Systematics and natural history of the Australian genus Metoligotoma Davis (Embioptera: Australembiidae)

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CSIRO Publishing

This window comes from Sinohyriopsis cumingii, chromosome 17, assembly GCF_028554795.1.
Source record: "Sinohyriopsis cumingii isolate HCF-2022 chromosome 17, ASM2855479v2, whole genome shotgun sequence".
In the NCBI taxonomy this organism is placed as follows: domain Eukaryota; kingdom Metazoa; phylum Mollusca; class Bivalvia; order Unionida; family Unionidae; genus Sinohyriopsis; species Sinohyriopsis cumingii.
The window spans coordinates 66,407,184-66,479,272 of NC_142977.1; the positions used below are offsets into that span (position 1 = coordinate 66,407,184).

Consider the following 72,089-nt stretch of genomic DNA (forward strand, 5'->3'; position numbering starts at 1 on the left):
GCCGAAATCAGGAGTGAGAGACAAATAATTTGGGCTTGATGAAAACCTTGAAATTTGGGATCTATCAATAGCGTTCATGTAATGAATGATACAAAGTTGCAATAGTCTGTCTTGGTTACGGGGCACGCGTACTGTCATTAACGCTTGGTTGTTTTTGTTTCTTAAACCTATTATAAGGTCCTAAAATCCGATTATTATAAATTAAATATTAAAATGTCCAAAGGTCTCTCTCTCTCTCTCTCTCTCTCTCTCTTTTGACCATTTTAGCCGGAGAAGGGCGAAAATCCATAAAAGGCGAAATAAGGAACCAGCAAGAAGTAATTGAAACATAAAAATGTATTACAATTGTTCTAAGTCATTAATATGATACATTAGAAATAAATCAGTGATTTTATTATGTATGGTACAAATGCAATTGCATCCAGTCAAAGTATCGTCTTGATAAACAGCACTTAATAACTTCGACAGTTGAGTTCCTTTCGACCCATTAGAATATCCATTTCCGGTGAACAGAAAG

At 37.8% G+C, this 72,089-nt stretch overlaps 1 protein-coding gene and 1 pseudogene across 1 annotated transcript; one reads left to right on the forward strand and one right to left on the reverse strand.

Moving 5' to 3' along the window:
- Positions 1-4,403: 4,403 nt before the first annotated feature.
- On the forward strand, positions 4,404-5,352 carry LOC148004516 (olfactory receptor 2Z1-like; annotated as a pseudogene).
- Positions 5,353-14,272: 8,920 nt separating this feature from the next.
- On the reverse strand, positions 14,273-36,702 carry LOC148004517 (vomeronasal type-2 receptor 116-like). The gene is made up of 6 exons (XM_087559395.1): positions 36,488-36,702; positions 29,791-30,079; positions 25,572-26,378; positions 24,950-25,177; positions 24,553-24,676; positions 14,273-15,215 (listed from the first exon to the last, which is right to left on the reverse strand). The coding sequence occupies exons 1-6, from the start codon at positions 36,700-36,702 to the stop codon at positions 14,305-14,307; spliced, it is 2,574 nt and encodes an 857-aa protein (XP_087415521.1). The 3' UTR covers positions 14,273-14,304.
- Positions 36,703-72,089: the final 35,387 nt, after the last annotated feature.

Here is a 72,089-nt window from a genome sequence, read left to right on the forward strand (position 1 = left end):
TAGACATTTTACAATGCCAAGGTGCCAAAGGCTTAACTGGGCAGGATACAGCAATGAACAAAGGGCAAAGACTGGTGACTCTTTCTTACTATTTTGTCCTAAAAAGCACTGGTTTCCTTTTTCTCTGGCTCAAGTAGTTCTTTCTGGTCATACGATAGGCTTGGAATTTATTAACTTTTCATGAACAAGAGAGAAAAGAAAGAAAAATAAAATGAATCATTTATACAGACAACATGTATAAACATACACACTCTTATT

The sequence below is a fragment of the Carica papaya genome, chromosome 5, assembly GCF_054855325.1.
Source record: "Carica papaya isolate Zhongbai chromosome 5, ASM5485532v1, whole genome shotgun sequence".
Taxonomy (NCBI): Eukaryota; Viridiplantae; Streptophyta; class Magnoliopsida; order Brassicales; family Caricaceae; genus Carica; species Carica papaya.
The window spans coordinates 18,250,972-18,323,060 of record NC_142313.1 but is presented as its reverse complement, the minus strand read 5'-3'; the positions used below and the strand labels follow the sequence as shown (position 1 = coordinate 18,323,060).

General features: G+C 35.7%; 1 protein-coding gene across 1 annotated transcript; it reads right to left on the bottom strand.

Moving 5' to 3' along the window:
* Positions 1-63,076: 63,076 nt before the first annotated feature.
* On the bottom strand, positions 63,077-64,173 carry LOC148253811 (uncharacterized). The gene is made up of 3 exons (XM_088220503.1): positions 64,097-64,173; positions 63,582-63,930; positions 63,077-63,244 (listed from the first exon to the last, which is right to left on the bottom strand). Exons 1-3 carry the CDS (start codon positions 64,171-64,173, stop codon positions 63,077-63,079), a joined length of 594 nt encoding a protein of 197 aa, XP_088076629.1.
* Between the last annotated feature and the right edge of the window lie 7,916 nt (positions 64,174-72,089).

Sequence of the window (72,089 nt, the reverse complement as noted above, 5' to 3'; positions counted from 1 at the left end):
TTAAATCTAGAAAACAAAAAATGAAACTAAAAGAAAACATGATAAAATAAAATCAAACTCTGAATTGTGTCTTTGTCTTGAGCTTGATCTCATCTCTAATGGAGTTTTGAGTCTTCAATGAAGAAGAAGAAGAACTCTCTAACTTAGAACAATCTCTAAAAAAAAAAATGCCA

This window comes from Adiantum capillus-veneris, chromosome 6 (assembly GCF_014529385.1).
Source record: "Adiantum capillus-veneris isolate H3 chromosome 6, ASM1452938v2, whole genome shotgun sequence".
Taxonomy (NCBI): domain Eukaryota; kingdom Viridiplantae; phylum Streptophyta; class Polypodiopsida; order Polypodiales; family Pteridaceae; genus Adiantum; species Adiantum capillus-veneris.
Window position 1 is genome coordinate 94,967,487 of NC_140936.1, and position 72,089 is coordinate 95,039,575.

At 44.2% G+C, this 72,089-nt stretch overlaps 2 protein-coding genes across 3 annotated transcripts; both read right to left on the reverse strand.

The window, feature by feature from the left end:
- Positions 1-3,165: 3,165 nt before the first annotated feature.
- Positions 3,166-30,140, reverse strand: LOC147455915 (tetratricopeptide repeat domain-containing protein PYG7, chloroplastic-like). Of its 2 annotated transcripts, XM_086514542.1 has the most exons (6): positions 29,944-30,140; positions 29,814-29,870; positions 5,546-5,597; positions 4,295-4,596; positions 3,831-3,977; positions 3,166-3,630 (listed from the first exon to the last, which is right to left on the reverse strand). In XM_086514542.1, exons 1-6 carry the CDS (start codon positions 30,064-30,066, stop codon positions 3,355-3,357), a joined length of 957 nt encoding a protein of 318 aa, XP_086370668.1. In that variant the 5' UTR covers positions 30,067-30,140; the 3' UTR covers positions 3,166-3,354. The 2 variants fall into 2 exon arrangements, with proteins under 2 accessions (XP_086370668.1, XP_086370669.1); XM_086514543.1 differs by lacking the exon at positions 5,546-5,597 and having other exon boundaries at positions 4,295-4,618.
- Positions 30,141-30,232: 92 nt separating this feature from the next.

Members of the order Embioptera (webspinners) are among the least known groups of insects, but have a relatively well-developed, phylogenetically unique, and biologically interesting fauna in portions of Australia. The genus Metoligotoma Davis (Australembiidae) is a well-defined group occurring in south-eastern Australia where species are especially distinctive in that they occupy extremely small endemic areas. Additionally, both males and females are wingless, thereby severely limiting opportunities for dispersal. Hypotheses of relationships among these species are not available in a modern phylogenetic context and little is known of their natural history and biogeography. A new species of Embioptera, Metoligotoma rooksi Miller & Edgerly, sp. nov. is described from a male specimen from near Bombala, New South Wales, Australia. A phylogenetic analysis of the genus (including 10 of the 16 known species of Metoligotoma) was conducted using morphological and molecular data from 16S, 28S, COI+COII and H3. The new species is most closely related to M. begae, from which it is geographically separated by the high coastal mountains. The natural history of the genus is reviewed, including descriptions of the silk galleries, habitats and eggs. The biogeography of the genus is examined in light of the phylogeny. No obvious vicariance model supports the current distribution and small endemic areas exhibited by members of the genus. Instead, it is speculated that periodic, rare dispersal events from north to south, and inland over the coastal mountains, resulted in the current distribution of the species. This is the first modern phylogenetic analysis of the Australembiidae, and the first extensive analysis of any group of Embioptera to include molecular data.